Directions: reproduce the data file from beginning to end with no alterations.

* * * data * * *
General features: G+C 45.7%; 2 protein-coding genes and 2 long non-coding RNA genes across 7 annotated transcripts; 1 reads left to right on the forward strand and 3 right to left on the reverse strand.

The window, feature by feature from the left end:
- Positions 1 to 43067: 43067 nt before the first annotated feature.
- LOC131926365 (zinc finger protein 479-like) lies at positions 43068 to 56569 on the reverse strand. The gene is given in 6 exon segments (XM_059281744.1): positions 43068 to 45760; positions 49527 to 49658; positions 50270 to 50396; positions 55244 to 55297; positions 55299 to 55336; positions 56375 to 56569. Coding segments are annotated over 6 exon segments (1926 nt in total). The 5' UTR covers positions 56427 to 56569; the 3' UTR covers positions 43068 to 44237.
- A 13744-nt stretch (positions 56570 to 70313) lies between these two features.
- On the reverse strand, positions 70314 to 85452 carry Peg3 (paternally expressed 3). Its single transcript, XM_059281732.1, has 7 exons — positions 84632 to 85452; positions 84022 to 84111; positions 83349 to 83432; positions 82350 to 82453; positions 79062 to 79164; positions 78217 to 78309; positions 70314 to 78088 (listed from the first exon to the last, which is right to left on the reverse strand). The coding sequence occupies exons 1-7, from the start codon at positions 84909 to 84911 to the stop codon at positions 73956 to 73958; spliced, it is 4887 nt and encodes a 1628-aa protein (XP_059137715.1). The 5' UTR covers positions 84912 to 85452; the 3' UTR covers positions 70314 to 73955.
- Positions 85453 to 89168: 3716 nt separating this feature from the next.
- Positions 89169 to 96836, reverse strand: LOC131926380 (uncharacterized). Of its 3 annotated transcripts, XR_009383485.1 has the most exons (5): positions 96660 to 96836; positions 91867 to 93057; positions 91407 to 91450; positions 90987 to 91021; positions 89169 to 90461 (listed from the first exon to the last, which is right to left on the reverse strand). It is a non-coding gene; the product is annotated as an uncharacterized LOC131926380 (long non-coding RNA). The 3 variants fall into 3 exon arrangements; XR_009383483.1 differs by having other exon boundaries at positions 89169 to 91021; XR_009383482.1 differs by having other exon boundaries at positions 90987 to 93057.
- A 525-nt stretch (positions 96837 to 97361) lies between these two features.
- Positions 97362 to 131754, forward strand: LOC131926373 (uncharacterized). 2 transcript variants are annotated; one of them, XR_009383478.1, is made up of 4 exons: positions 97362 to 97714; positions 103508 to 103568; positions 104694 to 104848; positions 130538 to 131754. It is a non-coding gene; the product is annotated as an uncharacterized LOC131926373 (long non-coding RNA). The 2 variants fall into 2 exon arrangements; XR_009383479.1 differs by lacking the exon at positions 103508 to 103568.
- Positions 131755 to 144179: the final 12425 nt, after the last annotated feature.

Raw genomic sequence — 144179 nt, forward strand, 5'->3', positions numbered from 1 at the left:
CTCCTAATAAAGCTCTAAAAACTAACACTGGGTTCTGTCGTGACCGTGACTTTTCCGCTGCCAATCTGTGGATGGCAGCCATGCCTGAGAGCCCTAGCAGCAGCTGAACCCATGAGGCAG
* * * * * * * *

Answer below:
General features: G+C 45.7%; 2 protein-coding genes and 2 long non-coding RNA genes across 7 annotated transcripts; 1 reads left to right on the forward strand and 3 right to left on the reverse strand.

The window, feature by feature from the left end:
- Positions 1 to 43067: 43067 nt before the first annotated feature.
- LOC131926365 (zinc finger protein 479-like) lies at positions 43068 to 56569 on the reverse strand. The gene is given in 6 exon segments (XM_059281744.1): positions 43068 to 45760; positions 49527 to 49658; positions 50270 to 50396; positions 55244 to 55297; positions 55299 to 55336; positions 56375 to 56569. Coding segments are annotated over 6 exon segments (1926 nt in total). The 5' UTR covers positions 56427 to 56569; the 3' UTR covers positions 43068 to 44237.
- A 13744-nt stretch (positions 56570 to 70313) lies between these two features.
- On the reverse strand, positions 70314 to 85452 carry Peg3 (paternally expressed 3). Its single transcript, XM_059281732.1, has 7 exons — positions 84632 to 85452; positions 84022 to 84111; positions 83349 to 83432; positions 82350 to 82453; positions 79062 to 79164; positions 78217 to 78309; positions 70314 to 78088 (listed from the first exon to the last, which is right to left on the reverse strand). The coding sequence occupies exons 1-7, from the start codon at positions 84909 to 84911 to the stop codon at positions 73956 to 73958; spliced, it is 4887 nt and encodes a 1628-aa protein (XP_059137715.1). The 5' UTR covers positions 84912 to 85452; the 3' UTR covers positions 70314 to 73955.
- Positions 85453 to 89168: 3716 nt separating this feature from the next.
- Positions 89169 to 96836, reverse strand: LOC131926380 (uncharacterized). Of its 3 annotated transcripts, XR_009383485.1 has the most exons (5): positions 96660 to 96836; positions 91867 to 93057; positions 91407 to 91450; positions 90987 to 91021; positions 89169 to 90461 (listed from the first exon to the last, which is right to left on the reverse strand). It is a non-coding gene; the product is annotated as an uncharacterized LOC131926380 (long non-coding RNA). The 3 variants fall into 3 exon arrangements; XR_009383483.1 differs by having other exon boundaries at positions 89169 to 91021; XR_009383482.1 differs by having other exon boundaries at positions 90987 to 93057.
- A 525-nt stretch (positions 96837 to 97361) lies between these two features.
- Positions 97362 to 131754, forward strand: LOC131926373 (uncharacterized). 2 transcript variants are annotated; one of them, XR_009383478.1, is made up of 4 exons: positions 97362 to 97714; positions 103508 to 103568; positions 104694 to 104848; positions 130538 to 131754. It is a non-coding gene; the product is annotated as an uncharacterized LOC131926373 (long non-coding RNA). The 2 variants fall into 2 exon arrangements; XR_009383479.1 differs by lacking the exon at positions 103508 to 103568.
- Positions 131755 to 144179: the final 12425 nt, after the last annotated feature.

Raw genomic sequence — 144179 nt, forward strand, 5'->3', positions numbered from 1 at the left:
CTCCTAATAAAGCTCTAAAAACTAACACTGGGTTCTGTCGTGACCGTGACTTTTCCGCTGCCAATCTGTGGATGGCAGCCATGCCTGAGAGCCCTAGCAGCAGCTGAACCCATGAGGCAG